On marine and coastal resources, ICELAND noted the reliance of SIDS on marine resources and the need for improved ocean resource assessments, reporting and management. The CARIBBEAN REGIONAL FISHERIES MECHANISM said Caribbean SIDS face many challenges regarding the sustainable management of fisheries and aquatic resources. He urged governments to increase information for decision making, and increase capacity for the sustainable management of oceans and fisheries.

On trade-related issues, several SIDS urged the international community to recognize the vulnerability of SIDS. DOMINICA and others called for preferential and differentiated treatment. SAINT VINCENT AND THE GRENADINES noted the limited role SIDS play in trade negotiations and described the social and economic consequences of trade barriers to SIDS exports. AUSTRALIA underlined the need to conclude the Doha Round and for the improved participation of SIDS in that process. NEW ZEALAND said that the International Meeting should emphasize the importance attached to the successful outcome of the Doha Round, particularly in removing trade distorting policies in the agriculture sector.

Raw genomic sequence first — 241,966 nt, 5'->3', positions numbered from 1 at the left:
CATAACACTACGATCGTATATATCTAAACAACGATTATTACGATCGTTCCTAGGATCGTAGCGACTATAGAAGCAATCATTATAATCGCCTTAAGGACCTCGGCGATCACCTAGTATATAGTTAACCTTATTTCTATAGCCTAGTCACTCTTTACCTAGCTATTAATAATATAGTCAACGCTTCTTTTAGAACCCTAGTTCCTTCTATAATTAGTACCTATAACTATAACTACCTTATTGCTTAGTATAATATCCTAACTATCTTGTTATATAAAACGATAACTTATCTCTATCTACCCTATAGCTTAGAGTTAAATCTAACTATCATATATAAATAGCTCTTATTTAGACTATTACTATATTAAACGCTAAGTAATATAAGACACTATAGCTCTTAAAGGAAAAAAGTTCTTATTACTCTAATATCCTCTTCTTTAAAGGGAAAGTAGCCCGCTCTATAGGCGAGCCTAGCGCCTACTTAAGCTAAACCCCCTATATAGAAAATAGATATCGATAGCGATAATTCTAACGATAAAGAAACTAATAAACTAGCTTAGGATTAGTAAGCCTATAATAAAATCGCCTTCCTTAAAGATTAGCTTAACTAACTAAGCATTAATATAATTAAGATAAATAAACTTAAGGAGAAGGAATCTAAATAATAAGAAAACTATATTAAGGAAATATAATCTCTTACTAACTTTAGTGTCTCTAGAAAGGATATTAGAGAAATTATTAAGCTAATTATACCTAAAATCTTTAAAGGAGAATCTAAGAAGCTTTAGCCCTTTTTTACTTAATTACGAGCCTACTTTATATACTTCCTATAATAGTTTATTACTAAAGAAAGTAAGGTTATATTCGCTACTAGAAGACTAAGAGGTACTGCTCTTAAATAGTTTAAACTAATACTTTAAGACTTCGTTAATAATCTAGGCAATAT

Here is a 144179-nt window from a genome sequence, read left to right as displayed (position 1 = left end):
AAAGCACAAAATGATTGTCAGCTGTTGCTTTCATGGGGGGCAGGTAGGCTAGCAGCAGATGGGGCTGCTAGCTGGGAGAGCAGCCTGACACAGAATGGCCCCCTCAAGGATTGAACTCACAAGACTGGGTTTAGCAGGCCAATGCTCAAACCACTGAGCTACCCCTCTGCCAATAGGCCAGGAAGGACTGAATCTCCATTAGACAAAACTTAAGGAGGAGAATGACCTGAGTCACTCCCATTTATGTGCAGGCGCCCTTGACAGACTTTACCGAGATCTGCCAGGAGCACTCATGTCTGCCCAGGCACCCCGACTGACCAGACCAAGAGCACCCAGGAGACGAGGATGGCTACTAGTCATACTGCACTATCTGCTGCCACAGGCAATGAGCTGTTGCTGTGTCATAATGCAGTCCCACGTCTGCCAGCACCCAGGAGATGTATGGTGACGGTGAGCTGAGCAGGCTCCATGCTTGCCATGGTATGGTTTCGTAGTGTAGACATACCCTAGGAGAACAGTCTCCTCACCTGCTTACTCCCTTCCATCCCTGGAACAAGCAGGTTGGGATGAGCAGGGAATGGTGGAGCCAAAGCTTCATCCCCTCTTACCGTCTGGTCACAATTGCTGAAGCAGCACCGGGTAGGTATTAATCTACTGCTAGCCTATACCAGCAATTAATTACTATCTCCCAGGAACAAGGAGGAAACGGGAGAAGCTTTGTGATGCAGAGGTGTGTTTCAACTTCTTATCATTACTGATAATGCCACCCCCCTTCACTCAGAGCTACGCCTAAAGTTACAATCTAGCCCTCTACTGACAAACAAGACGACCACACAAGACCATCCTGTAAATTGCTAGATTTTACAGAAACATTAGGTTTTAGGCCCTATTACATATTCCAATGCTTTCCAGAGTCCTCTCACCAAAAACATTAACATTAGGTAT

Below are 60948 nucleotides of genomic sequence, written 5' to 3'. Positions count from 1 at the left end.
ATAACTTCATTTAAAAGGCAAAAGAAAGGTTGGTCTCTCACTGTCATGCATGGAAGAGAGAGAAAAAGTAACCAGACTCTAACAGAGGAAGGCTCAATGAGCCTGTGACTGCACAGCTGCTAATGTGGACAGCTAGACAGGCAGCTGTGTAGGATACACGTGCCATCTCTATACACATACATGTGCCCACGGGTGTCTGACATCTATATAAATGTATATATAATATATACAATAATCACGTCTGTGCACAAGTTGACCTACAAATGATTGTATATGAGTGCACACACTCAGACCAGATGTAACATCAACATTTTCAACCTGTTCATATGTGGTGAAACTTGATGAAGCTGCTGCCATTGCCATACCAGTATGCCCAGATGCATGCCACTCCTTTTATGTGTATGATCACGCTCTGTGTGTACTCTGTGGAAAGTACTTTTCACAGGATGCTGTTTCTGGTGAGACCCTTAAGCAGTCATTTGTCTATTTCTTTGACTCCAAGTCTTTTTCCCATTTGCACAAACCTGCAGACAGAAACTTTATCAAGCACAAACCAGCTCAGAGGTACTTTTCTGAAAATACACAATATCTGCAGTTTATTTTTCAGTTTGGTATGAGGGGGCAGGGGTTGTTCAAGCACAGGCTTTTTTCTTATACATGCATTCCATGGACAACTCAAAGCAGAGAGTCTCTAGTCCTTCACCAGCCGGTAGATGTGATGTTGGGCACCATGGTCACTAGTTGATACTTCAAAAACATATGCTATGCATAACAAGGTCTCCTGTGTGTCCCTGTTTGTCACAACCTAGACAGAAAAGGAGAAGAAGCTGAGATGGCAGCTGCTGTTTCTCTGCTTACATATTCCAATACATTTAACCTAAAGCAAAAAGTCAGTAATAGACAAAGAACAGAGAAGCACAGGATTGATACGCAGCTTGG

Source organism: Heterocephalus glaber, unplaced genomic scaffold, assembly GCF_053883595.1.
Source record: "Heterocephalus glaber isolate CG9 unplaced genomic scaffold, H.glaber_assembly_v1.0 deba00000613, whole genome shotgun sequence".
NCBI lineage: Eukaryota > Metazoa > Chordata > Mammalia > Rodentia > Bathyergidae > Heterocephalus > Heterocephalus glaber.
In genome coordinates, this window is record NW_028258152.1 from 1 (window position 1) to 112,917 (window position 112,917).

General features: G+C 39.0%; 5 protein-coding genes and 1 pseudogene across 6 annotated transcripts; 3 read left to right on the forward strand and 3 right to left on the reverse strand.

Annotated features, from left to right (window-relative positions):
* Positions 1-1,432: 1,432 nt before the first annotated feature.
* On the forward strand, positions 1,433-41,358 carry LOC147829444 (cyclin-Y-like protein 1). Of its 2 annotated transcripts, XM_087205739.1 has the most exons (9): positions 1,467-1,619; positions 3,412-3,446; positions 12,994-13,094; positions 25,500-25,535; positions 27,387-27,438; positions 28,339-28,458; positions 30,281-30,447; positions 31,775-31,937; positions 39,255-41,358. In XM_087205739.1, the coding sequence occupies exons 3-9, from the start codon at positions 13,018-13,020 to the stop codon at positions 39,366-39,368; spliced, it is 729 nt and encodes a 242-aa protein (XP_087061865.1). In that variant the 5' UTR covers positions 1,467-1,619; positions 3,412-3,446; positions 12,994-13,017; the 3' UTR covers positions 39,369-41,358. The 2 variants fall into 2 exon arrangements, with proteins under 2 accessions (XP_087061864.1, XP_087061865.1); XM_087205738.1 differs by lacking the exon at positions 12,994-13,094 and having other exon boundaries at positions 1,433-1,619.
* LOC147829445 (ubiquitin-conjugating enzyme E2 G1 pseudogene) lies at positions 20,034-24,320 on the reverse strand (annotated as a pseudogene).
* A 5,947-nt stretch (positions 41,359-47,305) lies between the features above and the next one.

On cooperation and coordination, SAINT VINCENT AND THE GRENADINES said unity among SIDS must be encouraged, and DOMINICA underlined the importance of regional integration.

On capacity building and financial assistance, SURINAME stressed the need for institutional strengthening to build the resilience of SIDS. The COMMONWEALTH SECRETARIAT said 60% of its technical assistance programmes are directed to small States and expressed its commitment to help SIDS meet their capacity building and technology transfer needs. The GEF informed participants of its Capacity Development Initiative and noted that it has financed 163 national projects and 15 regional projects for SIDS totalling US$507 million to help them address environmental challenges that affect economic and social development.